Martin Jahn

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"Selig sind die Toten" was a compostion of Jahn's that possibly gives the earliest indication of his work and life. It was written in and is now stored in Strasbourg. In 1643 he was a student at Konigsberg…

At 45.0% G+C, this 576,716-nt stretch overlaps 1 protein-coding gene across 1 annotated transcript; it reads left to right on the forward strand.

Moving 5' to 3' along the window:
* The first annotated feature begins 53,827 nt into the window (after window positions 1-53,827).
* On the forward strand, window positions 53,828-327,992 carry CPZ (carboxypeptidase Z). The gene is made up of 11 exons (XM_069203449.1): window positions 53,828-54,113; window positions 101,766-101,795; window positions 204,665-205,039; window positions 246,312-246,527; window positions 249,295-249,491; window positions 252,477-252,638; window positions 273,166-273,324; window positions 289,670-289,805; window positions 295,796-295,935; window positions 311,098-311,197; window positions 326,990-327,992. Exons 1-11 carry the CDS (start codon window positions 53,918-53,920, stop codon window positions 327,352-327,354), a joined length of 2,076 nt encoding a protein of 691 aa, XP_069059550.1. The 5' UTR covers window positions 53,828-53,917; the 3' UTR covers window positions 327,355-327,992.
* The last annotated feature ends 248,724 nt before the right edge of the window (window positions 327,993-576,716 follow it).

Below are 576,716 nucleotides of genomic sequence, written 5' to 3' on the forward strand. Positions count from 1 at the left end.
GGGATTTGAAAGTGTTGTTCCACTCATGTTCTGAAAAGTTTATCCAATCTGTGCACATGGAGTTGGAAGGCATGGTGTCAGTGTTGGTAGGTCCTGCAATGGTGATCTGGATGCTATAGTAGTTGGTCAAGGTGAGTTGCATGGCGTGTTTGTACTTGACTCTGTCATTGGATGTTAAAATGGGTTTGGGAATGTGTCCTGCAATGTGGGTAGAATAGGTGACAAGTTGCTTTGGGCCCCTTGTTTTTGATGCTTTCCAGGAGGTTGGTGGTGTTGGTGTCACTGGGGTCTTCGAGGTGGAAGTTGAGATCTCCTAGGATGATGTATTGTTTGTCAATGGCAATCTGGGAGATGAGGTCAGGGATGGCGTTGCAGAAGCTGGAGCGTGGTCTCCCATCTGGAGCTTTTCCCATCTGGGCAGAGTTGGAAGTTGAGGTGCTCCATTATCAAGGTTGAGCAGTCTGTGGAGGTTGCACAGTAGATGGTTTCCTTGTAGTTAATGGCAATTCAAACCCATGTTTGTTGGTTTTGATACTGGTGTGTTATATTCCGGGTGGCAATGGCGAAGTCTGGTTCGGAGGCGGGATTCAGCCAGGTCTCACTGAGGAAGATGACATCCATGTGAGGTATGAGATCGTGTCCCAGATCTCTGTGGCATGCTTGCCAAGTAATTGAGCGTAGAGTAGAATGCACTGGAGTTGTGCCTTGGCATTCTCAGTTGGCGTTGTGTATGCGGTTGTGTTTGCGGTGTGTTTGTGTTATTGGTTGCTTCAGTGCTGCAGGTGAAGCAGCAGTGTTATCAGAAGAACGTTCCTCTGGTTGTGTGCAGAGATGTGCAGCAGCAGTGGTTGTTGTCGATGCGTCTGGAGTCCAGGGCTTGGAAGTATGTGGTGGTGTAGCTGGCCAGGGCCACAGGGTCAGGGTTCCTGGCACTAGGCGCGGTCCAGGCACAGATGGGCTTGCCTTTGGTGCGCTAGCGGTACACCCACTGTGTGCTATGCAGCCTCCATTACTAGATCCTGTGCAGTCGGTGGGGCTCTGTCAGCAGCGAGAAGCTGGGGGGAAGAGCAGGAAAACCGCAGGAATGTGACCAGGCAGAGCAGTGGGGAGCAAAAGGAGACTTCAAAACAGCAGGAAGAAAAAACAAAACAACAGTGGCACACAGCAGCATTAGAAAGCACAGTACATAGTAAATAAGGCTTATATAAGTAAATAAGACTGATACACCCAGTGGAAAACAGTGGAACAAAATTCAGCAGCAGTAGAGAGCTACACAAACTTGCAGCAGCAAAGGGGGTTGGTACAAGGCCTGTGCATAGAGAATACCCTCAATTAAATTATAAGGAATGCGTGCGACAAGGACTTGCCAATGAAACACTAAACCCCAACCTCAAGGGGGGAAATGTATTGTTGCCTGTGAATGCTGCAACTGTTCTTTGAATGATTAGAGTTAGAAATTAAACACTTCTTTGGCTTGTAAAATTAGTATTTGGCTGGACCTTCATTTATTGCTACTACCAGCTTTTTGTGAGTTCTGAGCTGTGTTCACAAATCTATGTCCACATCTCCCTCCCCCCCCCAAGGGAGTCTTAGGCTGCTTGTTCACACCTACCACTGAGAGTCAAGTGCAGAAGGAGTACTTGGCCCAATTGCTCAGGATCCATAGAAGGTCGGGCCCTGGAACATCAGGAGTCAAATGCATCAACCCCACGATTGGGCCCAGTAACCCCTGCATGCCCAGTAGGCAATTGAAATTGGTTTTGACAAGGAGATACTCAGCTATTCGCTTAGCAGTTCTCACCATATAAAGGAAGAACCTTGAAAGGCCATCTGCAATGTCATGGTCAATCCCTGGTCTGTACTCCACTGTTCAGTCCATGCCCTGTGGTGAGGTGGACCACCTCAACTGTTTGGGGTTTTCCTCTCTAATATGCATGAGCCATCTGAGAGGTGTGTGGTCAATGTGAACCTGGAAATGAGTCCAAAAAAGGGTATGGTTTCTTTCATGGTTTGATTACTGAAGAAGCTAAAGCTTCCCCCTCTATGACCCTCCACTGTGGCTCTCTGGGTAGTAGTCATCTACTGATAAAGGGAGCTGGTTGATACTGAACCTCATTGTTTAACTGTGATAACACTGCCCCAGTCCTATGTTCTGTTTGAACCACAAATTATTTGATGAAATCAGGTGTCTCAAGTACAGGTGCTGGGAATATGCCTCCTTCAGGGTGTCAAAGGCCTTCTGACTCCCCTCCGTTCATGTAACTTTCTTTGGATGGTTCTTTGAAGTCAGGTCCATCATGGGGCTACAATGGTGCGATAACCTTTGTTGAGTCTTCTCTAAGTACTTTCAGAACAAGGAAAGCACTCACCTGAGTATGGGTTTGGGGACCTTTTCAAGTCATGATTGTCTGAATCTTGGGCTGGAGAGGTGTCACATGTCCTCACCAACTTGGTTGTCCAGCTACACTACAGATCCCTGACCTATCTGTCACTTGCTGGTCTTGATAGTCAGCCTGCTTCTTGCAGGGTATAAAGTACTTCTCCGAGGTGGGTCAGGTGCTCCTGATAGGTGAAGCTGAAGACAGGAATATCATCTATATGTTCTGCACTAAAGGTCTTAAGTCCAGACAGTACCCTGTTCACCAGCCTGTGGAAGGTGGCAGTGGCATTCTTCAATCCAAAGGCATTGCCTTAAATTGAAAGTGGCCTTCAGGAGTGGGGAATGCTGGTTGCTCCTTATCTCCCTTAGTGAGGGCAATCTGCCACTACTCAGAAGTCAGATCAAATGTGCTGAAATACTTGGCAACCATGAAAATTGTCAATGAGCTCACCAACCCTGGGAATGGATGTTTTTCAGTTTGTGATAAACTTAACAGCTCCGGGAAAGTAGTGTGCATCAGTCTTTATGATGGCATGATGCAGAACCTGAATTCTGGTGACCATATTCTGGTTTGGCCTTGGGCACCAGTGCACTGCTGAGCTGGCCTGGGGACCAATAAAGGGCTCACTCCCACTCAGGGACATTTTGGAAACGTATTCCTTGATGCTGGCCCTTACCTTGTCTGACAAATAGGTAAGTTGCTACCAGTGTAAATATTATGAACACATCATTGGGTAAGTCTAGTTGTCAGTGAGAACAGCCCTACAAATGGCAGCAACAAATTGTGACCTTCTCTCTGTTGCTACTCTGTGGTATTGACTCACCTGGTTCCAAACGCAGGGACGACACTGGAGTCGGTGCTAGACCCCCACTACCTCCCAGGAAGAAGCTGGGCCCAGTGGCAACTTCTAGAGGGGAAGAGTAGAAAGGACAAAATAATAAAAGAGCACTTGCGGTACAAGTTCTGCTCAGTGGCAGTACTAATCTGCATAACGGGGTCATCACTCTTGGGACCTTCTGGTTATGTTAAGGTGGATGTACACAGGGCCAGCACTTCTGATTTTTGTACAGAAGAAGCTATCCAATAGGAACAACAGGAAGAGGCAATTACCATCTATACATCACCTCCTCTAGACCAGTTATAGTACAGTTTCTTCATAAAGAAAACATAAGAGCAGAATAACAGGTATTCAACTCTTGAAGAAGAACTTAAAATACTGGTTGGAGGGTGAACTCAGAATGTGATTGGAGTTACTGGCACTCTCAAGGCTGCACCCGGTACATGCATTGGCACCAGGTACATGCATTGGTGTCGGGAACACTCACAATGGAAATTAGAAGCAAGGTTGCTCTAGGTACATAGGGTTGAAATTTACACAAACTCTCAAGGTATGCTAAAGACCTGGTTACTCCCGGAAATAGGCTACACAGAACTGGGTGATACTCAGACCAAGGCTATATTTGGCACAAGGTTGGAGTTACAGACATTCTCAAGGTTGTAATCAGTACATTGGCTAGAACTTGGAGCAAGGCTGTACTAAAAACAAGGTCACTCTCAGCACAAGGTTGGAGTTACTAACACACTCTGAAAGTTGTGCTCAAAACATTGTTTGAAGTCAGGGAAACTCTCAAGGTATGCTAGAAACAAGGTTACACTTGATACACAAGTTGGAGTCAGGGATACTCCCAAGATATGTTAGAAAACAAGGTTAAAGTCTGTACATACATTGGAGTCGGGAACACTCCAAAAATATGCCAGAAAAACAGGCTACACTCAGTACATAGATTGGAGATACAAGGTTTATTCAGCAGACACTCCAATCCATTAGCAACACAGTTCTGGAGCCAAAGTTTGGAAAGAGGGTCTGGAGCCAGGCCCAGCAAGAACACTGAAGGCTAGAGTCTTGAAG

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"Selig sind die Toten" was a compostion of Jahn's that possibly gives the earliest indication of his work and life. It was written in and is now stored in Strasbourg. In 1643 he was a student at Konigsberg having written his "Musicalische Jubel-Frewde" in 1644 for a celebration there. He was persecuted in Germany for his religious beliefs and took residence in Upper Silesia. By 1654 he had settled in Sagan, Silesia as Protestant worship was still allowed to take place. He acted as the headmaster of a school there until he received his own parish in Eckersdorf (1663). Jahn's "Musicalische" was set for up to six choirs after the Italian style. He composed as many as two hundred and fifty songs, songs by Luther, sacred songs, a funeral motet and the cantata "Selig sind. . ." The fifty sacred songs were confined to the passion story.